city guide - NYC - travel tip

A Beginner’s Guide to New York’s Subway System

I’m not going to pretend like I’m some sort of expert. But I make it a point of understanding cities when I visit (part of the reason I love to travel), and learning how to use the transportation efficiently is part of the deal.

My favorite transportation system in the entire world is London’s system. It’s extensive, has so many points where lines cross (lots of transfers!) user friendly, and has lots of information posted everywhere! I think as long as you know the stop you’re currently at (signs everywhere) and the stop you need to get to, you can easily connect the dots and follow the colors. End of story.
New York’s subway system is not so straight forward in my opinion. While I’ve been to New York dozens of times at this point and ridden the subway tons, I still always feel the need to triple check where I’m going before I go underground. I’ve finally figured out a few things that make this system work, and give me peace of mind while using the MTA.

1. Before You Go Underground – Uptown or Downtown?
There are three types of subway entrances, even if it’s for the same exact line. No matter what, there will be a large black sign with the name of the station (i.e., 14th St – Union Square) and the trains it serves (L, N, Q, R, 4, 5, 6) — but there may be more information .


A – Uptown. The uptown train will usually say something like “Uptown and the Bronx” or “Uptown and Queens”. Sometimes it will say something confusing like “to Jamaica Ave” – if you don’t know if that’s uptown or downtown, make sure you ask someone before you swipe your card! 

B – Downtown. The downtown train will usually say something like “Downtown and Brooklyn” – the A/C sometimes says “To Elucid Ave” which is in Brooklyn – but how would you know that? Once again, just check with someone.
C – Two for One. The all inclusive will just say “14th Street Station” and list all of the train lines you can access. If there’s no specific information, you’re safe to enter (usually 🙂
The reason this is important is if you go underground, swipe your card, and then realize you are on the Uptown platform trying to go downtown, you’ll have to leave, re-swipe (there’s usually a 20 min wait time if you’re unlimited or you’ll have to pay another fee if you just have money on the card) and then catch your train. 
2. Colors/Numbers/Letters
NYC, unlike London or Chicago, has blocks of colored lines that are the same but also different. 
We’ll use the A/C/E lines for example. They are all BLUE. They all are considered “8th Avenue trains” because they primarily run down 8th avenue in midtown Manhattan – but they start at different places and end at different places, and don’t all stop at the same places… even along the same line. For example, my subway stop includes the A & C but not the E, because the E doesn’t run to Brooklyn – it ends near the World Trade Center.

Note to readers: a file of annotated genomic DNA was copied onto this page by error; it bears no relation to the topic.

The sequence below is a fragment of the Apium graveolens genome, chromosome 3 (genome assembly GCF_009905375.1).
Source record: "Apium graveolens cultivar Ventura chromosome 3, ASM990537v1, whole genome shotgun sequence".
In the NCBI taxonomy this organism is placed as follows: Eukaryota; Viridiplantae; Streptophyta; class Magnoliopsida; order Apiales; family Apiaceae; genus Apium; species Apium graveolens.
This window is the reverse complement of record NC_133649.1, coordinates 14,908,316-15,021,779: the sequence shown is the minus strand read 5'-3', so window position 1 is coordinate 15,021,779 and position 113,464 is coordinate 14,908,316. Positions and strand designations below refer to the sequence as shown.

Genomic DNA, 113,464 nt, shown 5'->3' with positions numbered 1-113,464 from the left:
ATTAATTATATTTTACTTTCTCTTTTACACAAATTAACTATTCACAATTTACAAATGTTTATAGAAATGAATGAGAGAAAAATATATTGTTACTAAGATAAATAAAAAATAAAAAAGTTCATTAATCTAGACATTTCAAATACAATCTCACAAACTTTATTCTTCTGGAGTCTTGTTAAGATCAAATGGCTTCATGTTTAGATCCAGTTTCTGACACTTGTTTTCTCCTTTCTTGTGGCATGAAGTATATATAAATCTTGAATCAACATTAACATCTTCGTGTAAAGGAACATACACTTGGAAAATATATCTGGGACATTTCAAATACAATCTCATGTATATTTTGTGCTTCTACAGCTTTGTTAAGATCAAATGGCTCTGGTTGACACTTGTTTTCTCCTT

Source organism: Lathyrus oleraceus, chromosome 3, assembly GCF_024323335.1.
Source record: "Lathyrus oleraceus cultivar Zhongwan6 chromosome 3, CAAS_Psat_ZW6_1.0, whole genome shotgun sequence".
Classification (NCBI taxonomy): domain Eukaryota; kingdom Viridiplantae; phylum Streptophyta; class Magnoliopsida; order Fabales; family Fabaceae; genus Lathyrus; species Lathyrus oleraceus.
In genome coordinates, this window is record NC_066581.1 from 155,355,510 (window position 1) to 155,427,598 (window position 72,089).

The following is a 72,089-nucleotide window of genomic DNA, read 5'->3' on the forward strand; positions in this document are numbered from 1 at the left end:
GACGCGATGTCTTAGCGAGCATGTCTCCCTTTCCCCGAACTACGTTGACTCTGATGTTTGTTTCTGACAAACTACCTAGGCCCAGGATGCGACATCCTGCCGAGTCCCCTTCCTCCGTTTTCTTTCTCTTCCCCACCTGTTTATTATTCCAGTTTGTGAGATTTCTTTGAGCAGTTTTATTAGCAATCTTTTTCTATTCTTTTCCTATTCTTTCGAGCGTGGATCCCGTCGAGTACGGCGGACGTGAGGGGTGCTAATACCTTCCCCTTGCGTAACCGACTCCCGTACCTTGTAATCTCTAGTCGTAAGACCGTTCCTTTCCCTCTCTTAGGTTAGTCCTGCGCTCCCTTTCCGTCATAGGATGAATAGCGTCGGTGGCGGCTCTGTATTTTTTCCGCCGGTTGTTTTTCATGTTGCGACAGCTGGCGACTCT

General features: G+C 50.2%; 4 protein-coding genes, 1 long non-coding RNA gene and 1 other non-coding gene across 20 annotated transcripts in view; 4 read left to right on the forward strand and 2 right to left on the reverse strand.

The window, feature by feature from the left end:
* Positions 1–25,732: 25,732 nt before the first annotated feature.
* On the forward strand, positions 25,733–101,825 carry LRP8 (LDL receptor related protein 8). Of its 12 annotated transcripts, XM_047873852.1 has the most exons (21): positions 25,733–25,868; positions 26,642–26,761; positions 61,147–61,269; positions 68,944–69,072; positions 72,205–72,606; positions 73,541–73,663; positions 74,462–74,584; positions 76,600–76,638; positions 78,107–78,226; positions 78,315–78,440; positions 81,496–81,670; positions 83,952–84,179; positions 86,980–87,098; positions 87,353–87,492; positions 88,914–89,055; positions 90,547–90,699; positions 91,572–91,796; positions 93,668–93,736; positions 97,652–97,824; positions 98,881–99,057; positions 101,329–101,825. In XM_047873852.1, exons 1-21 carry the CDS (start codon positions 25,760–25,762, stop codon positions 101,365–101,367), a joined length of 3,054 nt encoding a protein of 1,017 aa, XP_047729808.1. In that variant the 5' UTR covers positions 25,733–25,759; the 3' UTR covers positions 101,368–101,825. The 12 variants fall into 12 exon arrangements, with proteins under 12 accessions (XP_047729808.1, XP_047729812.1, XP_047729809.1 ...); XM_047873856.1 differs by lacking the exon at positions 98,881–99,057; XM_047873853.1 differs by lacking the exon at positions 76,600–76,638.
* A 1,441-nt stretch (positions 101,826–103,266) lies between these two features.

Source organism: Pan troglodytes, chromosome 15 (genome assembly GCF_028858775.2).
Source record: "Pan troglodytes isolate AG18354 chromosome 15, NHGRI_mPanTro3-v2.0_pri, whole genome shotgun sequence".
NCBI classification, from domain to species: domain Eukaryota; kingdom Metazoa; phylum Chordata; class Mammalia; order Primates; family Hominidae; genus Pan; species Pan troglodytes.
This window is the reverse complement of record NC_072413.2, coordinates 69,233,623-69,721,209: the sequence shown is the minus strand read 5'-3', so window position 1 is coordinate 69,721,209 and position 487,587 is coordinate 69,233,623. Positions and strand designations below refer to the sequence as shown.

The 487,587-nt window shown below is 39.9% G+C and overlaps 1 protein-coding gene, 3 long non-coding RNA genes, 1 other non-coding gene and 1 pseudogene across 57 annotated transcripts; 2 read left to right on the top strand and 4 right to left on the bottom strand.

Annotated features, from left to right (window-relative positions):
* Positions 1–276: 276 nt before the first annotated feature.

How can you be sure which stops use which trains? 
There are tiny tiny letters beneath each stop on the maps inside each subway station and in most of the subway cars (underlined in LIME GREEN). These letters let you know that you can’t take the A train if you’d like to get off at 23rd St or 50th St.
3. Local vs. Express
If we are sticking to A/C/E, the A runs EXPRESS and the C/E both run LOCAL. Local means they stop at every stop from the beginning to the end of its line (in theory – still always best to check). The A skips stops, as seen above. The A will get you there faster — but only works in your favor if it goes to the stop you’re looking for. 
What’s important to remember is SOMETIMES the A runs local – such as “late nights” (which is quite ambiguous in itself). And it’s also worth noting that many times, a Local & Express train might pick up on the same platform! Try to look for any small signage, and listen to any announcements…. even though most of the time you just hear “alsejf oiniubn fdvnwoef…. please stand clear of the doors”…. which is super helpful 😉 

4. White Dot vs. Black Dot
A black dot means it’s a stop. A white dot means you can change trains. This means if you’re on the C/E, there might be a white dot meaning you can switch to the A. But it can also mean you’re switching to an entirely different line. 

5. Follow Their Lead
If a bunch of people waiting at one track suddenly walk to another track, ask one of them why – sometimes there is an announcement “The A train is running on the Local track until 34th St/Penn Station, then will resume on the Express track”. Things are constantly changing and often make no sense. 

Just Go With The Flow
The MTA is not a perfect system – when in doubt, just ask someone. Or two someones. Things change all the time, often don’t make sense, or just aren’t running the way they are supposed to be. Don’t sweat it. If you end up somewhere different, see it as an opportunity to explore New York 😉

Enjoy your trip! NYC is the best 🙂